August 30, 2009

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Derek Smalls (Harry Shearer). David St. Hubbins (Michael McKean). Nigel Tufnel (Christopher Guest). This. Is. Spinal Tap. You can argue it’s the start of at least two filmmakers career. Rob Reiner, who was one of the best directors in the 1980’s, and found himself out of ammo by the time of the 1990’s. The other is Christopher Guest, with Waiting For Guffman and all the rest coming from them. If you think this movie doesn’t still hold up, you’re sadly mistaken. My review after the jump.

This is Spinal Tap movie image (6).jpgTap is a band that mutated through the 60’s into the hard ricking sounds of the 70’s, only to find themselves cresting over the hill in the early 80’s. Their music was critically reviled (though that could also be said of Led Zeppelin), they still had a fan base. But with their latest album, Smell the Glove, everything seems to be falling apart. Their manager is giving them a headache, and that is only exacerbated by the presence of David’s wife. When there album comes out it is all black, which leads to some confusion, but they tour anyway, as their venues keep getting more pathetic, and Nigel starts pulling away as David’s wife gets in the middle.

Told as a fake documentary, there is no fat in this film at all. At 82 minutes the jokes come at a great clip, but they’re mostly out of character. There was a time when every rock star would swear by this film as being gospel to all the headaches of being on the road, and all the troubles that come with it. And still this is one of the most quotable films ever made “There’s a fine line between clever and stupid” to “The bigger the cushion, the sweeter the pushin'”

This is Spinal Tap movie image (7).jpgWhat always gets me about the film is how precise the parody is when it comes to the actual music. These guys aren’t bad, and they sound like a lot of early 80’s rock and roll. Big Bottoms isn’t that far removed from AC/DC’s Big Balls, though the timing may point to actual critique (Spinal Tap came out in 1984, Big Balls in 1981). But what they get so right is how transparent the puns are. And it’s brilliant to get someone to laugh at a joke that is so obvious that it’s funny.  This is still one of the funniest films ever made. It’s a perennial.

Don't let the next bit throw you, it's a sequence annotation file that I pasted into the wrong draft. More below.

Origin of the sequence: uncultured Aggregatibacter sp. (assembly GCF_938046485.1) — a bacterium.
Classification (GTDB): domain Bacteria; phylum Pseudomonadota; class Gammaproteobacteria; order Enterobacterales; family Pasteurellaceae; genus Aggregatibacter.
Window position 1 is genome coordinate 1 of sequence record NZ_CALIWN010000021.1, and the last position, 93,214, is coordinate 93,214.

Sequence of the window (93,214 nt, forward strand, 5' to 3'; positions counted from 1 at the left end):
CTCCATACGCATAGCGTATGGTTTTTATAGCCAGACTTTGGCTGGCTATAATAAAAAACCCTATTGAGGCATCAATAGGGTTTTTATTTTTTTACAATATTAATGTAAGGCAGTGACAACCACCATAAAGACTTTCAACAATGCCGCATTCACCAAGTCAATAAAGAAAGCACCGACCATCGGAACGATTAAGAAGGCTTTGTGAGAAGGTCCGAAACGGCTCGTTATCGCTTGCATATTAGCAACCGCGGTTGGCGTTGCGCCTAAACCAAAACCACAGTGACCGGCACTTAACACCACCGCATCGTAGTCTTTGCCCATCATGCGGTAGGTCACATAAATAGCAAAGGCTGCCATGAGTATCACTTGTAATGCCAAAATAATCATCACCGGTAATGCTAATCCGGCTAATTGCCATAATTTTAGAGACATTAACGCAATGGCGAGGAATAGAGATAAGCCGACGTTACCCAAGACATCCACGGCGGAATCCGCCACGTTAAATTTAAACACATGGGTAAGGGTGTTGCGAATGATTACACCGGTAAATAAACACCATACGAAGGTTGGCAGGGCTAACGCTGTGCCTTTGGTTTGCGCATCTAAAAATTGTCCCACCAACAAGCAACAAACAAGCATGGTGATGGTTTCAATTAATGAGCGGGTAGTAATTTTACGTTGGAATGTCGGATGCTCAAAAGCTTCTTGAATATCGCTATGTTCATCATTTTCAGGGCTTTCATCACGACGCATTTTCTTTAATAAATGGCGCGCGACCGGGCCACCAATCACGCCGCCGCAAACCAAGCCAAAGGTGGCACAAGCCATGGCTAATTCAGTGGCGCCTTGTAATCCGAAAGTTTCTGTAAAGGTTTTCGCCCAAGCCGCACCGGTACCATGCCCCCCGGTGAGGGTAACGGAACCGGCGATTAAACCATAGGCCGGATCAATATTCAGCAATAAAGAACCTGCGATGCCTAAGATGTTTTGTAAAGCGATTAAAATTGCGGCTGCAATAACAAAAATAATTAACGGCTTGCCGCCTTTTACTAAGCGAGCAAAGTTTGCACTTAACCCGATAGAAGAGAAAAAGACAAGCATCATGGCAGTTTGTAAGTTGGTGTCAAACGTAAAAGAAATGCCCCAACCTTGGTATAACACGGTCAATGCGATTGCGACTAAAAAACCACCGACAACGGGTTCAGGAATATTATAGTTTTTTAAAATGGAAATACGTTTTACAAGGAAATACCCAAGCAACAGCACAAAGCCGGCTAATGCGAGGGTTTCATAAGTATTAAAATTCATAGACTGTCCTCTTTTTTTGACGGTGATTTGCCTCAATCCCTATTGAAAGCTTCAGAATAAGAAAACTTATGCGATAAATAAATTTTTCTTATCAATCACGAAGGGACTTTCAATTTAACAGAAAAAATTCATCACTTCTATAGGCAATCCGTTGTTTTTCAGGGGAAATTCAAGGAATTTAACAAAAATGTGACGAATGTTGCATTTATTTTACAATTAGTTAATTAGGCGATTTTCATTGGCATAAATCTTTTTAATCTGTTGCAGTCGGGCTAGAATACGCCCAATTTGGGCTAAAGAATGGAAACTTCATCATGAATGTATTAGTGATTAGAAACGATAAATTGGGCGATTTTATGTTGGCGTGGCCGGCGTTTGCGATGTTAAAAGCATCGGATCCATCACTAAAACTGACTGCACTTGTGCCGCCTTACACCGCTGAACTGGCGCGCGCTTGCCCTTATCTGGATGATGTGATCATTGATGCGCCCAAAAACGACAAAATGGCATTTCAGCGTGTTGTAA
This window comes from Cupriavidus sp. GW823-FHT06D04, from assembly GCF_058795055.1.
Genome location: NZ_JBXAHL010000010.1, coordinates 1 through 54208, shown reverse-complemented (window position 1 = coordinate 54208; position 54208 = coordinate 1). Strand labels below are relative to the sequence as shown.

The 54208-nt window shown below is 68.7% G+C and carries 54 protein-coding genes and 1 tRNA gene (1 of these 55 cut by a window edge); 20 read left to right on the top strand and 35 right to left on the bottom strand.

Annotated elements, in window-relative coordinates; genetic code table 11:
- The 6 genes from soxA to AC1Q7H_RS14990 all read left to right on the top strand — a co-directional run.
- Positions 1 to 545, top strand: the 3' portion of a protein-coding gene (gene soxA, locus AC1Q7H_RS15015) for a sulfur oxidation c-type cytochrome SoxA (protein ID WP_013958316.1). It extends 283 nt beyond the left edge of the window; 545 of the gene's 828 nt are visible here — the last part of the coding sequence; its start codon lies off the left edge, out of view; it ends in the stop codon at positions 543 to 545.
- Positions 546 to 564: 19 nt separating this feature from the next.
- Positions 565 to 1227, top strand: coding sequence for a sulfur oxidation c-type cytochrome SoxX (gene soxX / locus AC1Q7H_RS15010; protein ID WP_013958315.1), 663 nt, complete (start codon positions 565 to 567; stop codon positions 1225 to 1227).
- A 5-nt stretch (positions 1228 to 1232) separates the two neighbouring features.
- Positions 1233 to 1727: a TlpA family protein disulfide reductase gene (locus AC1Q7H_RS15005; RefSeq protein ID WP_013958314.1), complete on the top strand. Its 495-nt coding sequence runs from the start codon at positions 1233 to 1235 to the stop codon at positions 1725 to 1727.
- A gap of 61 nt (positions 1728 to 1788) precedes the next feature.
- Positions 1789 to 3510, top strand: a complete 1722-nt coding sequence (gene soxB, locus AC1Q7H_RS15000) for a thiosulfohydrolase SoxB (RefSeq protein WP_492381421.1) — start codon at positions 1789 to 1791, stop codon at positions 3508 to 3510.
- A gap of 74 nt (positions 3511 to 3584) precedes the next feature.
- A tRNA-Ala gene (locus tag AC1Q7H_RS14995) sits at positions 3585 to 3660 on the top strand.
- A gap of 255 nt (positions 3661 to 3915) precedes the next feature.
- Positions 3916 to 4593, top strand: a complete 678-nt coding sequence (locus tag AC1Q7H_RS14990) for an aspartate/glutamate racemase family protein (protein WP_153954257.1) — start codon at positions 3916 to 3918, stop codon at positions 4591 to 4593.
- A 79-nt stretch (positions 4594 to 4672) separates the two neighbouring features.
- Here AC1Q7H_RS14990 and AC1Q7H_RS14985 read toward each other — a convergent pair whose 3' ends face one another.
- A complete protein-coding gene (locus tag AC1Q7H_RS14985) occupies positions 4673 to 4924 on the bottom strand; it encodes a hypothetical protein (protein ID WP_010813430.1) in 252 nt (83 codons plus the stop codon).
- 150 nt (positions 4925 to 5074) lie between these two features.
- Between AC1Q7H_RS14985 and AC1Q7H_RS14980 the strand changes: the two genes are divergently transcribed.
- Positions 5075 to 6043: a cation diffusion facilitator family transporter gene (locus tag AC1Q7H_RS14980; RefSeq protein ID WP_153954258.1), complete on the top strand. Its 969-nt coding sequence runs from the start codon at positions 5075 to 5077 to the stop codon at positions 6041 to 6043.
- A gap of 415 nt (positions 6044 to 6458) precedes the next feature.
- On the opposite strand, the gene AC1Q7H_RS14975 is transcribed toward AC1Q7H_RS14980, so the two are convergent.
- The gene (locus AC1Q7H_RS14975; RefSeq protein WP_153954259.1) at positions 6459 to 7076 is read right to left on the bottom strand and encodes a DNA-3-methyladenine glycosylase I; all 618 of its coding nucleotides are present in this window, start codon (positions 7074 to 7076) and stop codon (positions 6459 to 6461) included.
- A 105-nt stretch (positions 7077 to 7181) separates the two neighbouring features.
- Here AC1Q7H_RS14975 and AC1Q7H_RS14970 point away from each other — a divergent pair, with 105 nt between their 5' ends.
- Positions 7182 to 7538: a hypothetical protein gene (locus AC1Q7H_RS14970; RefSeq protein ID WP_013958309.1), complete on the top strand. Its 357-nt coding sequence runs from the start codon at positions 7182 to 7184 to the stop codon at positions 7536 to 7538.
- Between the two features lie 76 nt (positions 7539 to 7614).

The Blu-ray is as good as its ever going to get. The film was shot on 16mm, and so the coloring is great, but it can only look so good. The soundtrack is in 5.1 DTS HD, and that’s great during the songs, but it’s a faux-doc, so there’s that. There’s also a Dolby surround track as well. Extras are intense. There’s a commentary by the members of Tap, but what keeps this release from being definitive is that it doesn’t include the two commentaries from the Criterion release, one with Rob Reiner, the other with McKean, Shearer and Guest out of character. Otherwise, there’s hours of content. “Catching Up with Marti DiBergi” (5 min.) has Reiner riffing in character about his career after the documentary, which is unsurprisingly sad. There’s fourteen outtakes (68 min.) that are almost as long as the film itself, along with the flower people press conference (2 min.) and an appearance on the Joe Franklin show (2 min.).

Missing from this appears to be the footage explaining where the boys got herpes, which did appear on the original Criterion release. There’s also four music videos, the Greatest hits collection faux video “Heavy Metal Memories” (2 min.) which includes tons of great fake song names, and the Cheese Rolling trailer for the film. There’s also three TV spots, and three commercials for a product called Rock and Rolls.A Stand def disc is also included with two supplements, a Live Earth performance from 2007 of Stonehenge (7 min.) and a Nation Geographic interview with Nigel Tufnel (8 min.). Excellence is defined by this disc.

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